Was 'Bobby' Really A Rasta?

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Was 'Bobby' Really A Rasta?

Post by Mary » Tue Oct 06, 2009 7:18 pm

Was 'Bobby' really a Rasta?

Published: Monday | October 5, 2009
Garth Rattray
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Barrington Robert 'Bobby' Aldridge wielded a machete and savagely attacked a taxi driver in Papine. Shouts of, 'Bobby! Bobby! Bobby!' did nothing to nullify or even assuage his fulminant anger. Just because he wore locks, they said that he was a Rasta. Would they have called Bobby a Christian if he sported a low hair-cut and a cross around his neck?

It is manifestly unfair and disrespectful to the followers of this peaceful and searching religion to label anyone with locks as Rasta. The misnomer and resultant silence was even more mystifying and disappointing when I recall that, on several occasions, I - a rare visitor to Papine - have seen and heard genuine Rastafarians beating their drums and chanting in the middle of the square. I had hoped that one of the many academics who spent many years studying Rasta-farianism would have spoken up in their defence.

Rastafarianism (a bona fide monotheistic religion) is listed as one of Jamaica's 'other' religious groups (including Hinduism, Judaism and Islam) that, along with some spiritual cults, MAKE UP ABOUT 35 PER CENT OF OUR POPULATION. It was founded in the early 1930s with strong ties to Garveyism, the back-to-Africa movement and Emperor Haile Selassie's lineage back to the line of King David.


Misunderstanding and discrepancies exist within and without this religion. Many Rastafarians are de facto steeped in Christian beliefs and study the Bible in great depth. They, along with the Ethiopian Orthodox Church, believe that Jesus Christ was the Saviour and that Haile Selassie was a prophet who shared the lineage of King David. Other Rastafarians believe that Haile Selassie is the Messiah and worship him as such.

The Ethiopian Orthodox Church is wholly and solely Christian. It does not encourage locks and, I've been told that only specially ordained (reclusive) holy men (in Ethiopia) are allowed to wear them. Wearing locks is often a Bible-inspired practice but it is not exclusive to or mandated by Rastafarianism.

Rastafarians are clean, peace-loving, honest and deeply religious people who adore unspoilt nature. So, unless Bobby was suffering from a serious mental disorder, his violent behaviour demonstrated the very antithesis of what the locks that he wore represented. But, Bobby, or someone wishing to disguise him, removed his locks - so much for his outward appearance of being a Rastaman. What are they going to call him now?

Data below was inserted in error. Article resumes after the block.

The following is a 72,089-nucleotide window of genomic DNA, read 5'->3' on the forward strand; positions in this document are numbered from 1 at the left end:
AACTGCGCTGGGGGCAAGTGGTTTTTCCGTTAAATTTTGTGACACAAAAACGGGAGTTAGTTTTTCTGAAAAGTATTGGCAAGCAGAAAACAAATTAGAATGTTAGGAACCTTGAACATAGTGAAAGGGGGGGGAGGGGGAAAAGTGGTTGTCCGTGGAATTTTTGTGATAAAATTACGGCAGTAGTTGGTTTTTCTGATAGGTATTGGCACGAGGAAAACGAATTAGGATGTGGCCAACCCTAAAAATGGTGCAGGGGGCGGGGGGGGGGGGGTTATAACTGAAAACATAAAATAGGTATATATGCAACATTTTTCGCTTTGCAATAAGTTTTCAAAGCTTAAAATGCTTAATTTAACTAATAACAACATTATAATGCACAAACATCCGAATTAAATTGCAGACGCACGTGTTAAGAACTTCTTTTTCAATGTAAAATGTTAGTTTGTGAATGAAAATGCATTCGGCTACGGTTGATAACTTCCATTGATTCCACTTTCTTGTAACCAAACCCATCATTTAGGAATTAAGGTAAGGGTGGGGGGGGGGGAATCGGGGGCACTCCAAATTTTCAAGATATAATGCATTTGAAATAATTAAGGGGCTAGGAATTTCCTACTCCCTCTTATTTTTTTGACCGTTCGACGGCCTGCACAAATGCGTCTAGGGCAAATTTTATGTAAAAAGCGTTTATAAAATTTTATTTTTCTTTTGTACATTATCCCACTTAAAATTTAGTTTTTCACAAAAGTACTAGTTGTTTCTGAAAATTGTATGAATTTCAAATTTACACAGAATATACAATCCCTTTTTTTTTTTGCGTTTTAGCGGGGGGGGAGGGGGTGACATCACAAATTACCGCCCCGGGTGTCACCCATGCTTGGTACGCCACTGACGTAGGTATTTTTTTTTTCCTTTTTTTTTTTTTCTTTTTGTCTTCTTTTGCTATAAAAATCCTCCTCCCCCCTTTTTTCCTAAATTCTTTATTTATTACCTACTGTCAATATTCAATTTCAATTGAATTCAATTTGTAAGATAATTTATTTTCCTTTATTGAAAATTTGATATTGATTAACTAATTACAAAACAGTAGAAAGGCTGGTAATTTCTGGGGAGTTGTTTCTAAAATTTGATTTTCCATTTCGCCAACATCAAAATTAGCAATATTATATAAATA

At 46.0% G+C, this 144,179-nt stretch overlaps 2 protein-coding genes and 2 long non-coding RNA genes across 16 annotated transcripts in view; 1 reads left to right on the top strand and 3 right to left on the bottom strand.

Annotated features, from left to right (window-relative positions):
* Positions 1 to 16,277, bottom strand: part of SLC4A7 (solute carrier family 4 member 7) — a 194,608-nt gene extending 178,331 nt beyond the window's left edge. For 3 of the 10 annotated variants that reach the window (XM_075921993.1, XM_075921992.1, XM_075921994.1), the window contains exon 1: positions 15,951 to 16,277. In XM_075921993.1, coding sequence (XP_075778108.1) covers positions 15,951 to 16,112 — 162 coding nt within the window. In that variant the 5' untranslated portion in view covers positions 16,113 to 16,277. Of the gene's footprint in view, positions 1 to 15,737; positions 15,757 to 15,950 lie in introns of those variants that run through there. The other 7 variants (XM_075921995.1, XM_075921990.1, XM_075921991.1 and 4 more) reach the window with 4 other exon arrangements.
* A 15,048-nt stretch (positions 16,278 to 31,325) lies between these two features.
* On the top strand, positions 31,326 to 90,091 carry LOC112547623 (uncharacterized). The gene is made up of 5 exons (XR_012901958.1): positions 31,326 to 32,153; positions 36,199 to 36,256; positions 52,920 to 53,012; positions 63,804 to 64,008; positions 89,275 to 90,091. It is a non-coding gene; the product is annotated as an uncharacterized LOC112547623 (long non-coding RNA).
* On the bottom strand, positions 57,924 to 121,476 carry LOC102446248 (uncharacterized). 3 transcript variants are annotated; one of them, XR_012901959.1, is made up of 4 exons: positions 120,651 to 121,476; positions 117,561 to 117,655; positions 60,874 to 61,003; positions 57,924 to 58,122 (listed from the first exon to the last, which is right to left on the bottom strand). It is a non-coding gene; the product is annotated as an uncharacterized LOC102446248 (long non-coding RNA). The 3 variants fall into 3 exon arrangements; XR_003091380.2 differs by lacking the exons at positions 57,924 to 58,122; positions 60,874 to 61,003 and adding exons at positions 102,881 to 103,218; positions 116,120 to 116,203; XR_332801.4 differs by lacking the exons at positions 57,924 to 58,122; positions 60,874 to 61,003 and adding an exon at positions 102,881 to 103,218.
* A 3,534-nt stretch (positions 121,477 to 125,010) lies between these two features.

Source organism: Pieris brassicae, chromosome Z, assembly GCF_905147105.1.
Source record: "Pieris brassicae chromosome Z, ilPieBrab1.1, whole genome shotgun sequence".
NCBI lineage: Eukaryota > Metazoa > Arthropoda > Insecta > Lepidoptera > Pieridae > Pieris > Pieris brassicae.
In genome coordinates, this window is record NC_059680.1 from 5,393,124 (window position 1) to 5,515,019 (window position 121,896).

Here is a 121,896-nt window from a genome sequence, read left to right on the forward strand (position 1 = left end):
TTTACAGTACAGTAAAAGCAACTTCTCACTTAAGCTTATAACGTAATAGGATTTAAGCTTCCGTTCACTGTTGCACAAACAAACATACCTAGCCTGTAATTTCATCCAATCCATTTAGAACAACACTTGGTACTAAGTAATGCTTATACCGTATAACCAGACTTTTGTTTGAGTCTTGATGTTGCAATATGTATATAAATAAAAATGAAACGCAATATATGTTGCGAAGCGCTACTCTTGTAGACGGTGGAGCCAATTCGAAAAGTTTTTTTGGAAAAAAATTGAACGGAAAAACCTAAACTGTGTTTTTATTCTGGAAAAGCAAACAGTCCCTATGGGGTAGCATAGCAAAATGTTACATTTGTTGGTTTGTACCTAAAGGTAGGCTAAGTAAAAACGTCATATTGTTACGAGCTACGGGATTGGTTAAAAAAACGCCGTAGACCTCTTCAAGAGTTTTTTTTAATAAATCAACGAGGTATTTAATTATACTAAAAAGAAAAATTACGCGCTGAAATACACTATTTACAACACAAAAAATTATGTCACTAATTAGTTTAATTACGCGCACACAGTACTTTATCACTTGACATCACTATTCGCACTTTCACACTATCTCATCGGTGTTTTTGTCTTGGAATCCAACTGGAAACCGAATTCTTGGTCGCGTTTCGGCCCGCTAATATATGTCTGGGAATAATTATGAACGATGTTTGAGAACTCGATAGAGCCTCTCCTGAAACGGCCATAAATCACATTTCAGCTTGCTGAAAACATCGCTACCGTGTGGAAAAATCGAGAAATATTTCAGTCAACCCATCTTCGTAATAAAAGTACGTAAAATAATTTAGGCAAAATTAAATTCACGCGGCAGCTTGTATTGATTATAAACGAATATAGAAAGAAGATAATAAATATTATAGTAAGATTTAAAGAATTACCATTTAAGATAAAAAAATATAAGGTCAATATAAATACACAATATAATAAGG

So-called Rastafarians

This Papine affair reawakened my chagrin at those who perfidiously align themselves to Rastafarianism to gain popularity in the entertainment industry. Some entertainers start out as 'bald heads' then transform themselves into so-called Rastafarians almost overnight. I doubt that anything about singing reggae kindles an irresistible inner urge to become a Rastafarian. I see this as disingenuous and an insult to the intelligence of our people ... then again, perhaps fans who admire those chameleon performers deserve to be deceived.

Some people believe that looking like a Rastafarian gives them an air of trustworthiness, of coolness and of being culturally authentic. But simply having locks means nothing without the guiding principles of the religion. It is, therefore, extremely unwise to assume that someone is a Rasta only because he/she wears locks.

True Rastafarians do not sing nastiness and they are not violent people. They and their families read the Bible (from cover to cover) and some are even baptised members of their church. I am a Christian who is solidly rooted, comfortable and secure in my religion but, if more people were to follow the precepts of our (true) Rastafarian brothers and sisters, Jamaica would be a far better place.

Garth A. Rattray is a medical doctor with a family practice. He may be reached at garthrattray@gmail.com

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"All GREAT TRUTHS begin as blasphemies."
-- George Bernard Shaw

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